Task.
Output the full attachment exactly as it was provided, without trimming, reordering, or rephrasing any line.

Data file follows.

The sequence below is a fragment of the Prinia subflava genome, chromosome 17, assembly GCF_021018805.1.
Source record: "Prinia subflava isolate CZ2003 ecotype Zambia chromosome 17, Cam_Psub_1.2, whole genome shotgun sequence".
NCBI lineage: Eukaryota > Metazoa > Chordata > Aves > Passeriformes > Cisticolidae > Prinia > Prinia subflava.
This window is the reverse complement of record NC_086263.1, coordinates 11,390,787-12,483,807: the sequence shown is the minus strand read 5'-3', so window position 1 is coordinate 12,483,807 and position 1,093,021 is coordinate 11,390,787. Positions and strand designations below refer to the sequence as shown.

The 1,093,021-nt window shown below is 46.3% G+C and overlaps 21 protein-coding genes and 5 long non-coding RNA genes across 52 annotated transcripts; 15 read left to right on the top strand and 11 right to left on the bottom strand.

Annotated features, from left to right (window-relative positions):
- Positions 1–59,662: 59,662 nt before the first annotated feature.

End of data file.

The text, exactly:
The sequence below is a fragment of the Prinia subflava genome, chromosome 17, assembly GCF_021018805.1.
Source record: "Prinia subflava isolate CZ2003 ecotype Zambia chromosome 17, Cam_Psub_1.2, whole genome shotgun sequence".
NCBI lineage: Eukaryota > Metazoa > Chordata > Aves > Passeriformes > Cisticolidae > Prinia > Prinia subflava.
This window is the reverse complement of record NC_086263.1, coordinates 11,390,787-12,483,807: the sequence shown is the minus strand read 5'-3', so window position 1 is coordinate 12,483,807 and position 1,093,021 is coordinate 11,390,787. Positions and strand designations below refer to the sequence as shown.

The 1,093,021-nt window shown below is 46.3% G+C and overlaps 21 protein-coding genes and 5 long non-coding RNA genes across 52 annotated transcripts; 15 read left to right on the top strand and 11 right to left on the bottom strand.

Annotated features, from left to right (window-relative positions):
- Positions 1–59,662: 59,662 nt before the first annotated feature.